[[image:Darnell8_1.jpg|thumb|500px|center]] | [[image:Darnell8_1.jpg|thumb|500px|center]] | ||

− | The | + | The authors then used a model to predict the relationship between energy required for nucleation and cluster size. The first part of the figure below shows that there exists an ideal size at which these energies are minimized and that this energy increases with increasing strength of attraction. The second plot shows that the nucleation energy barrier decreases with increasing cluster size. |

[[image:Darnell8_2.jpg|thumb|500px|center]] | [[image:Darnell8_2.jpg|thumb|500px|center]] | ||

− | Finally, the authors showed | + | Finally, the authors showed that these colloids can form gel structures by tuning their attractions. Similar to the first plot, one can see that at low volume fractions(on the left), the aggregates are clustered, while at high volume fractions, the aggregates are more linear. |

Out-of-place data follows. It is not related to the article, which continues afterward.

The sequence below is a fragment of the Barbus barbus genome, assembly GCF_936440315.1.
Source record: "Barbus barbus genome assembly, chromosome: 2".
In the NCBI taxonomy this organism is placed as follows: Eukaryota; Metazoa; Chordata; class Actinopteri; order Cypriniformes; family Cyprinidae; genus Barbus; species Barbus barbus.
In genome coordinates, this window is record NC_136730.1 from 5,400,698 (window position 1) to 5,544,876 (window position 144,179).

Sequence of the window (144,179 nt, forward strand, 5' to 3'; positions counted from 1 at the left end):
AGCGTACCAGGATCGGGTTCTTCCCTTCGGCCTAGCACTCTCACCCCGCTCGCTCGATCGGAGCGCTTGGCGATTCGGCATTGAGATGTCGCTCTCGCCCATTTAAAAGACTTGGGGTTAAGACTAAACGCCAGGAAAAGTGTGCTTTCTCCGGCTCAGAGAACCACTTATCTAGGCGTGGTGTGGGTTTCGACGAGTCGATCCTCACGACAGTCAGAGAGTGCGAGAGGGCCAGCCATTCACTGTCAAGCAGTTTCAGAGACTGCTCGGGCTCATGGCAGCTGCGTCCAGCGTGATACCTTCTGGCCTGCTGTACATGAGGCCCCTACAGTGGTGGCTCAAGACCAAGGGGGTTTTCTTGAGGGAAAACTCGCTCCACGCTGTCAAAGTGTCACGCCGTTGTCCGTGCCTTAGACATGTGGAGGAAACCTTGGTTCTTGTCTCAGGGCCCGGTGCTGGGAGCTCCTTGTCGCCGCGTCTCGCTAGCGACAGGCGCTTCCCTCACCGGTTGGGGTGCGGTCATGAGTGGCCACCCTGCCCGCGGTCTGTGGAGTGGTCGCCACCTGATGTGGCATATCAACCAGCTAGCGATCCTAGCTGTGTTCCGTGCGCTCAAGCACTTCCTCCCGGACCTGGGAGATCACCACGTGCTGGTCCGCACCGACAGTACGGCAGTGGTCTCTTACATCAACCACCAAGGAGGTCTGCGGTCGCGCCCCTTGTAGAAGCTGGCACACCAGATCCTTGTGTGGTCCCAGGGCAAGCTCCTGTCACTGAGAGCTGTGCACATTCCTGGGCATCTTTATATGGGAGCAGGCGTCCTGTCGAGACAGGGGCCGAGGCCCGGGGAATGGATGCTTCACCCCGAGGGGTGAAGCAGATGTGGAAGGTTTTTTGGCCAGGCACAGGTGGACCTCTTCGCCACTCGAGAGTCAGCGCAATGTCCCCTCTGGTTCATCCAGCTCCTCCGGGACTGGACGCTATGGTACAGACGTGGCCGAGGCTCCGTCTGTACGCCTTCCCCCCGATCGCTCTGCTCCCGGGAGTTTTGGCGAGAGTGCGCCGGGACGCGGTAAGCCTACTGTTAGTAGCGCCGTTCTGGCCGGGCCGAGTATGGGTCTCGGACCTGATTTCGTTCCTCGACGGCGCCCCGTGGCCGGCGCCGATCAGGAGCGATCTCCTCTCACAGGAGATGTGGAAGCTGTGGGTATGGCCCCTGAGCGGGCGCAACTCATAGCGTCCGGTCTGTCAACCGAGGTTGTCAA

[[image:Darnell8_3.jpg|thumb|center|350px]] | [[image:Darnell8_3.jpg|thumb|center|350px]] | ||

== Connection to Soft Matter == | == Connection to Soft Matter == | ||

− | + | Colloids are an important aspect of soft matter physics, in part due to their ability to self-assemble into higher-order structures. This paper is relevant in that it examines different parameters that can be fine-tuned to achieve various self-assembled structures. By understanding these interactions, the prospect of building materials starting with particles and tweaking environmental conditions to control self-assembly becomes possible. Especially with the recent focus on gels for biomaterial applications, it also seems possible that biomolecules could be incorporated early in this gelation process, providing a new method of encapsulation for drug delivery. |